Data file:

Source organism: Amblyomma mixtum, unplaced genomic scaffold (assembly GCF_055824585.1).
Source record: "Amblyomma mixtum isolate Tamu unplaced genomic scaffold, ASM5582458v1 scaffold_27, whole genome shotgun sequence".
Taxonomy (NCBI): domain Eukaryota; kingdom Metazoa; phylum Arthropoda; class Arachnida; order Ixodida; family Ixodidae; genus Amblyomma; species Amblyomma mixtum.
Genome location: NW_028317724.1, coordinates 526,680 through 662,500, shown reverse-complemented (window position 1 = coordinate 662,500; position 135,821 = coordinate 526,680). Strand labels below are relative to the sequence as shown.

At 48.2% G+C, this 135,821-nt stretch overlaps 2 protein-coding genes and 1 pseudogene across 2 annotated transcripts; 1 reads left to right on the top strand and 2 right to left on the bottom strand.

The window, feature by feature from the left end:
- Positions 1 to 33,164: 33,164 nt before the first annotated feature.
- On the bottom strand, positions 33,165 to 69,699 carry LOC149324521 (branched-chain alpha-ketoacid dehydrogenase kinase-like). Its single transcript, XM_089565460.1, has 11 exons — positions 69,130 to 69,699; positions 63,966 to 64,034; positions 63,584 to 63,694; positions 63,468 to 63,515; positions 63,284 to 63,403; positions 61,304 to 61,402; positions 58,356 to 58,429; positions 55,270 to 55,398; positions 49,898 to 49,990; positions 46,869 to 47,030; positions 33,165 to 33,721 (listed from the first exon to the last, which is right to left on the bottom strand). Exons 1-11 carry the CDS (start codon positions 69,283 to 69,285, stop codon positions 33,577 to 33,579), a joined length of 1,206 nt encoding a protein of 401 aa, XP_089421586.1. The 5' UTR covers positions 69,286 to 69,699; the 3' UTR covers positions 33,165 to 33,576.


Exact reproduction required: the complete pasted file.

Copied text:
Source organism: Amblyomma mixtum, unplaced genomic scaffold (assembly GCF_055824585.1).
Source record: "Amblyomma mixtum isolate Tamu unplaced genomic scaffold, ASM5582458v1 scaffold_27, whole genome shotgun sequence".
Taxonomy (NCBI): domain Eukaryota; kingdom Metazoa; phylum Arthropoda; class Arachnida; order Ixodida; family Ixodidae; genus Amblyomma; species Amblyomma mixtum.
Genome location: NW_028317724.1, coordinates 526,680 through 662,500, shown reverse-complemented (window position 1 = coordinate 662,500; position 135,821 = coordinate 526,680). Strand labels below are relative to the sequence as shown.

At 48.2% G+C, this 135,821-nt stretch overlaps 2 protein-coding genes and 1 pseudogene across 2 annotated transcripts; 1 reads left to right on the top strand and 2 right to left on the bottom strand.

The window, feature by feature from the left end:
- Positions 1 to 33,164: 33,164 nt before the first annotated feature.
- On the bottom strand, positions 33,165 to 69,699 carry LOC149324521 (branched-chain alpha-ketoacid dehydrogenase kinase-like). Its single transcript, XM_089565460.1, has 11 exons — positions 69,130 to 69,699; positions 63,966 to 64,034; positions 63,584 to 63,694; positions 63,468 to 63,515; positions 63,284 to 63,403; positions 61,304 to 61,402; positions 58,356 to 58,429; positions 55,270 to 55,398; positions 49,898 to 49,990; positions 46,869 to 47,030; positions 33,165 to 33,721 (listed from the first exon to the last, which is right to left on the bottom strand). Exons 1-11 carry the CDS (start codon positions 69,283 to 69,285, stop codon positions 33,577 to 33,579), a joined length of 1,206 nt encoding a protein of 401 aa, XP_089421586.1. The 5' UTR covers positions 69,286 to 69,699; the 3' UTR covers positions 33,165 to 33,576.